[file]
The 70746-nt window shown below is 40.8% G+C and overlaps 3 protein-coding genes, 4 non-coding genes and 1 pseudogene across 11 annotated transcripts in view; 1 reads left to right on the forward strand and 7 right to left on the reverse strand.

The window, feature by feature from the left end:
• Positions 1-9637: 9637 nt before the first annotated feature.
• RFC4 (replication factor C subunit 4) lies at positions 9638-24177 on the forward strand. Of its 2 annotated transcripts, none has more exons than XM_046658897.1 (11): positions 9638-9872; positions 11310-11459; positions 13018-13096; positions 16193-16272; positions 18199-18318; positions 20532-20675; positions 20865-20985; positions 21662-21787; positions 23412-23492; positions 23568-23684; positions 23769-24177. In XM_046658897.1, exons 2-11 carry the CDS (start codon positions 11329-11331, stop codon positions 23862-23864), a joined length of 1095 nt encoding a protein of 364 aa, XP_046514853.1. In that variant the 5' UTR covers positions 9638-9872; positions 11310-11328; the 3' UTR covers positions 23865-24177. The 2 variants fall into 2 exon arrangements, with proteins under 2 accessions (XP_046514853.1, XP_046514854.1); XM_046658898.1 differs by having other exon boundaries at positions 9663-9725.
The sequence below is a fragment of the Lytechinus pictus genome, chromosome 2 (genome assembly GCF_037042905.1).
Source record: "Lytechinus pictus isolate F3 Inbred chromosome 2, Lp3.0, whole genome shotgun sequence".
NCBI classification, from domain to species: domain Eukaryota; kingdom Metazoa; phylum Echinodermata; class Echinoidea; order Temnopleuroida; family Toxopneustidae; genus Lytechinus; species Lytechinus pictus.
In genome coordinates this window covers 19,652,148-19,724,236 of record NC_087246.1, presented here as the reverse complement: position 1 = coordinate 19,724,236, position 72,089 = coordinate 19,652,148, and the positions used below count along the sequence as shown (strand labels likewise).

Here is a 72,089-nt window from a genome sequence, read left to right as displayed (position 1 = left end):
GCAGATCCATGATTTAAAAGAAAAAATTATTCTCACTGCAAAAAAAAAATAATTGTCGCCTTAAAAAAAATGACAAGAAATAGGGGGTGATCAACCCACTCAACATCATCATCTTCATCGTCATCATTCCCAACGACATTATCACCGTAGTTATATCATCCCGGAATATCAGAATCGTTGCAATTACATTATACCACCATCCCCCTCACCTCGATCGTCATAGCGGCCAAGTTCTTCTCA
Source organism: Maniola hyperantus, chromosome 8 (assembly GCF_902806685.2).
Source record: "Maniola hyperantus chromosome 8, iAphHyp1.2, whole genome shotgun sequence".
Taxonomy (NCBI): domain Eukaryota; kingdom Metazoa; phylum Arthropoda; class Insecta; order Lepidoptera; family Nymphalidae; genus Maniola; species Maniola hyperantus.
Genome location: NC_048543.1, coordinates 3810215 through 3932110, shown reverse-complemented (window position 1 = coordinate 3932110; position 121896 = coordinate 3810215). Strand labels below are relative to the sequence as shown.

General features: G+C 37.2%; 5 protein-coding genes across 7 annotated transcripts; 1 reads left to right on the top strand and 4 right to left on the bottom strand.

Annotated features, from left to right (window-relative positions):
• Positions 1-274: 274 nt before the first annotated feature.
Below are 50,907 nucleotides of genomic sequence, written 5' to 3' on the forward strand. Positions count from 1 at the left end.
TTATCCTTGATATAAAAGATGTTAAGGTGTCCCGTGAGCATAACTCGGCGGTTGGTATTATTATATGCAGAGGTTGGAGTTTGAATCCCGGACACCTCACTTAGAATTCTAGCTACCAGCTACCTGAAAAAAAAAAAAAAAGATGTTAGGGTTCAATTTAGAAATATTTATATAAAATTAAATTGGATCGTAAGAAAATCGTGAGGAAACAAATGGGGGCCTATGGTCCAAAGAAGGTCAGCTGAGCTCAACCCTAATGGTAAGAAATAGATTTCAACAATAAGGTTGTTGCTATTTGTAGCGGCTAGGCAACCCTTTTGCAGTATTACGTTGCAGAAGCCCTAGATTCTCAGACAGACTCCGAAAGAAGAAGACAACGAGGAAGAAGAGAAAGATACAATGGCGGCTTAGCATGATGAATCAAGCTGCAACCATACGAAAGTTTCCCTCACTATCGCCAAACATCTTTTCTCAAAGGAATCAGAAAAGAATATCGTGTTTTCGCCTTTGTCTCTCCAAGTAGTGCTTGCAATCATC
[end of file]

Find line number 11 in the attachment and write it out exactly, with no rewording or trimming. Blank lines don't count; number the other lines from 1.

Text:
Source organism: Maniola hyperantus, chromosome 8 (assembly GCF_902806685.2).